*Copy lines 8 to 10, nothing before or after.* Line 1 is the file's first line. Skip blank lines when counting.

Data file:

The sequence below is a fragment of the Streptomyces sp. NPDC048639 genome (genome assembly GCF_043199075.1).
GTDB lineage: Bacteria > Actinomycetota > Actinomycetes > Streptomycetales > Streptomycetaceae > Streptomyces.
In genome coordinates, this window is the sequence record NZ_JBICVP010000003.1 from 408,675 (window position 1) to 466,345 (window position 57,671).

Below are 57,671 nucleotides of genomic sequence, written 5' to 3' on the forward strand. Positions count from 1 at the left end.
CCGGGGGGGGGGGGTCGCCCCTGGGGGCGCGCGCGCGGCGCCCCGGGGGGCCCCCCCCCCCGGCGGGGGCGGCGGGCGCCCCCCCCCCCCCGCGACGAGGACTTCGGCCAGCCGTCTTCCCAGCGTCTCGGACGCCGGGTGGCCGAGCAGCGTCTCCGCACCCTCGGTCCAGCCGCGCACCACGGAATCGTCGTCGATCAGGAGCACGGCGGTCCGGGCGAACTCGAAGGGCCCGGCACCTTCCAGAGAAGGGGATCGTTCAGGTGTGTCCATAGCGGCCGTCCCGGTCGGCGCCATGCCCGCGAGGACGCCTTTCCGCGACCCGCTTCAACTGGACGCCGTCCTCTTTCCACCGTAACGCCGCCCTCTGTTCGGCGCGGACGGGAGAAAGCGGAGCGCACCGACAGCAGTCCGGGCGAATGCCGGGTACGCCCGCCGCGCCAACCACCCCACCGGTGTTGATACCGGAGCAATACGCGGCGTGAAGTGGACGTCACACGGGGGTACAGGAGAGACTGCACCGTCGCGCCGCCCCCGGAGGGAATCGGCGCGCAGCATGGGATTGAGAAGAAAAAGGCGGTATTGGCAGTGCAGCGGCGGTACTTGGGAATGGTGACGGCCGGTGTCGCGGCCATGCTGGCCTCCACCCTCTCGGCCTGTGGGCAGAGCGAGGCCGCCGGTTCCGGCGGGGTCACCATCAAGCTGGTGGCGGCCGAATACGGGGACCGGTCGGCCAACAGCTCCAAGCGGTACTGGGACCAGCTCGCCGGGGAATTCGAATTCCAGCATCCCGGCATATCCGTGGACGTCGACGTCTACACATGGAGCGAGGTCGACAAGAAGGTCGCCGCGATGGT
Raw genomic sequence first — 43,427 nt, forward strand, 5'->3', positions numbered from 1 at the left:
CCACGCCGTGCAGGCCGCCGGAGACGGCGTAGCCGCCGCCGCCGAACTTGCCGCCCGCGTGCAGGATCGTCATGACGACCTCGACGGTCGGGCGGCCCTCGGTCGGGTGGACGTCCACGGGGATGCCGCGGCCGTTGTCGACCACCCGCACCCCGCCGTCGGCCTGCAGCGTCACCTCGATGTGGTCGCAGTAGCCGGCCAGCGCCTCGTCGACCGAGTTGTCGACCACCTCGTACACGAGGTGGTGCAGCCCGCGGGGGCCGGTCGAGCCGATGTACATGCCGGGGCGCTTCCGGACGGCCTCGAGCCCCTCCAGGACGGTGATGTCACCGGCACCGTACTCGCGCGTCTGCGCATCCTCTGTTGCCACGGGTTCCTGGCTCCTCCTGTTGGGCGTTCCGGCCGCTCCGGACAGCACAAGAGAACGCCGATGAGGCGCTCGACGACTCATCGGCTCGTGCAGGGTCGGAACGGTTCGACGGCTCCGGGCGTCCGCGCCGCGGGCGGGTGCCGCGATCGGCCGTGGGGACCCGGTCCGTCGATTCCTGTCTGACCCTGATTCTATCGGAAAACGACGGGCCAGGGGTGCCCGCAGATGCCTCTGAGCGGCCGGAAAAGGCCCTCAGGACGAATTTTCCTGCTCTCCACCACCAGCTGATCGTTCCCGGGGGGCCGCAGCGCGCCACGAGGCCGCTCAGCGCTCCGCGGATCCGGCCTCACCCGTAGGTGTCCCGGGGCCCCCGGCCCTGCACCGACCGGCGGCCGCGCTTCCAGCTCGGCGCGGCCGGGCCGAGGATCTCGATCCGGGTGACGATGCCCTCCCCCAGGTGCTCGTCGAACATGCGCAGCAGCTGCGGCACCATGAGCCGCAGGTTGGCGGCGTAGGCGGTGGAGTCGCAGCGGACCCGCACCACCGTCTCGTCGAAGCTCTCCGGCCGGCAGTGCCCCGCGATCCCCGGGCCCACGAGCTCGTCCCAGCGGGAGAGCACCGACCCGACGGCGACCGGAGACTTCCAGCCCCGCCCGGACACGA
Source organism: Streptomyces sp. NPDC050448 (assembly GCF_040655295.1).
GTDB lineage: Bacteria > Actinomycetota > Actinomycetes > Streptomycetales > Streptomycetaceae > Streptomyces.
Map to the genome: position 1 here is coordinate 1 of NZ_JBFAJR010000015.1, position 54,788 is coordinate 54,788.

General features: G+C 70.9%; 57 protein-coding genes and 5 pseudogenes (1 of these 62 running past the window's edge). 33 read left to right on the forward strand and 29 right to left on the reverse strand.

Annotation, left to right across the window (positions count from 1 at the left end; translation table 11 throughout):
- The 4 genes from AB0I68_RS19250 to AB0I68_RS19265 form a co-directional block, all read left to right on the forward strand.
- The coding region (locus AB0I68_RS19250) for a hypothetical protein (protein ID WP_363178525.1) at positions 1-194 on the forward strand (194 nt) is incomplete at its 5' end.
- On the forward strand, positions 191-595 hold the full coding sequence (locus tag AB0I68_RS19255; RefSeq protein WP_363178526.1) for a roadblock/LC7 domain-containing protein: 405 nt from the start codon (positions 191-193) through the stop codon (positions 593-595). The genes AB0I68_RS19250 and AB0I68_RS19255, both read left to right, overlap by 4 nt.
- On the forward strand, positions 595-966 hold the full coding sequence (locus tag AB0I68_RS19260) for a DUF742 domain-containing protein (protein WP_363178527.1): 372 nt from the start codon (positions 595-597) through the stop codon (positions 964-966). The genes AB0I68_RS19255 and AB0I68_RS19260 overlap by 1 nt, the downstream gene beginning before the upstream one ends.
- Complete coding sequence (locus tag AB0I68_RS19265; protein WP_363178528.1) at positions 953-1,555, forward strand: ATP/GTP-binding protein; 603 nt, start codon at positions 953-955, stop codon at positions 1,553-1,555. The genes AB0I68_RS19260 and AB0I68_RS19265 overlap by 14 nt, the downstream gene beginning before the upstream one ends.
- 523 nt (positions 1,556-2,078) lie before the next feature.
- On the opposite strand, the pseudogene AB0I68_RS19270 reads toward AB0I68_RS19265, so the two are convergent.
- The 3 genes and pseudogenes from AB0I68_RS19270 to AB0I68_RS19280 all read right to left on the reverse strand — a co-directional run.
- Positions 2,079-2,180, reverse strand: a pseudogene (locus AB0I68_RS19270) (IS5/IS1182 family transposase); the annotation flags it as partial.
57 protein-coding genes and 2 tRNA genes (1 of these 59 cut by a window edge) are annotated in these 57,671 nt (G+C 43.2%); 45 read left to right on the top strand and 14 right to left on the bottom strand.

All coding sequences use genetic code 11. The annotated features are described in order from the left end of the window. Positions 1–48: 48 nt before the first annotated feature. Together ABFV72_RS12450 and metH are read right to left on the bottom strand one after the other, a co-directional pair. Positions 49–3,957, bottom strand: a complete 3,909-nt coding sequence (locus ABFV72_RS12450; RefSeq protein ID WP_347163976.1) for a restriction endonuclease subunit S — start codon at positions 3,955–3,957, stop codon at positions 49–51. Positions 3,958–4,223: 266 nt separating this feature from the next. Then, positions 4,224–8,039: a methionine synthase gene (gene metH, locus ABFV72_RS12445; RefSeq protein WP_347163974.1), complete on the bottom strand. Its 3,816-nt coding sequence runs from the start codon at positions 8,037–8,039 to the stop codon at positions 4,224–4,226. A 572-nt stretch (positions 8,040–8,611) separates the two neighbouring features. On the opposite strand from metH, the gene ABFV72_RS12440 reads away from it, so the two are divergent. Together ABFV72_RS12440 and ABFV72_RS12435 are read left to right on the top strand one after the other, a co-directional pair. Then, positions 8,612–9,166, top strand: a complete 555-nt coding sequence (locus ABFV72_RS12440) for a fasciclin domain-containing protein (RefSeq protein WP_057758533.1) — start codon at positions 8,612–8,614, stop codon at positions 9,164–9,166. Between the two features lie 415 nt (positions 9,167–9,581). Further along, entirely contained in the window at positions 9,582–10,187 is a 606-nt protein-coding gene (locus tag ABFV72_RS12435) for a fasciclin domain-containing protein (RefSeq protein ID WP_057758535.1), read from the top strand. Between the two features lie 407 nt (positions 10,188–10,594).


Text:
Source organism: Streptomyces sp. NPDC050448 (assembly GCF_040655295.1).
GTDB lineage: Bacteria > Actinomycetota > Actinomycetes > Streptomycetales > Streptomycetaceae > Streptomyces.
Map to the genome: position 1 here is coordinate 1 of NZ_JBFAJR010000015.1, position 54,788 is coordinate 54,788.